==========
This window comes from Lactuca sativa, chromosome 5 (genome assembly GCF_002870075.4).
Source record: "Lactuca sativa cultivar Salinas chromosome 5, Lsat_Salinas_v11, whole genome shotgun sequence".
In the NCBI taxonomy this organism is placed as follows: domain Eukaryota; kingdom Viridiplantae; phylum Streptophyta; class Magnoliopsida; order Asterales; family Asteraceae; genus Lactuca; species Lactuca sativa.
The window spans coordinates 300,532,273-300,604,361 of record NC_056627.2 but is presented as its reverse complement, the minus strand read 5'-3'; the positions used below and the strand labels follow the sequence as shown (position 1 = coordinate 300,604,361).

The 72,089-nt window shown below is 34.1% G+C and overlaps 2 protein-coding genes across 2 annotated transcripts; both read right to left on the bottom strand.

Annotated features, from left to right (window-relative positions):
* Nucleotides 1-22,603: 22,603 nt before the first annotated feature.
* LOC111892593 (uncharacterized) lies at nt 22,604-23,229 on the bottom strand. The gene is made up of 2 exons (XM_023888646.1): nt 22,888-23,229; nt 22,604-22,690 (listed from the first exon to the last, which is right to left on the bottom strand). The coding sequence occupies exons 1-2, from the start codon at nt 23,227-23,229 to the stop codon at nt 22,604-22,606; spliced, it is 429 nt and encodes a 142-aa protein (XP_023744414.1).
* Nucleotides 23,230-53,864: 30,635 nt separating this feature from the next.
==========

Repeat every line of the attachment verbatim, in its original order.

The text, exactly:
This window comes from Lactuca sativa, chromosome 5 (genome assembly GCF_002870075.4).
Source record: "Lactuca sativa cultivar Salinas chromosome 5, Lsat_Salinas_v11, whole genome shotgun sequence".
In the NCBI taxonomy this organism is placed as follows: domain Eukaryota; kingdom Viridiplantae; phylum Streptophyta; class Magnoliopsida; order Asterales; family Asteraceae; genus Lactuca; species Lactuca sativa.
The window spans coordinates 300,532,273-300,604,361 of record NC_056627.2 but is presented as its reverse complement, the minus strand read 5'-3'; the positions used below and the strand labels follow the sequence as shown (position 1 = coordinate 300,604,361).

The 72,089-nt window shown below is 34.1% G+C and overlaps 2 protein-coding genes across 2 annotated transcripts; both read right to left on the bottom strand.

Annotated features, from left to right (window-relative positions):
* Nucleotides 1-22,603: 22,603 nt before the first annotated feature.
* LOC111892593 (uncharacterized) lies at nt 22,604-23,229 on the bottom strand. The gene is made up of 2 exons (XM_023888646.1): nt 22,888-23,229; nt 22,604-22,690 (listed from the first exon to the last, which is right to left on the bottom strand). The coding sequence occupies exons 1-2, from the start codon at nt 23,227-23,229 to the stop codon at nt 22,604-22,606; spliced, it is 429 nt and encodes a 142-aa protein (XP_023744414.1).
* Nucleotides 23,230-53,864: 30,635 nt separating this feature from the next.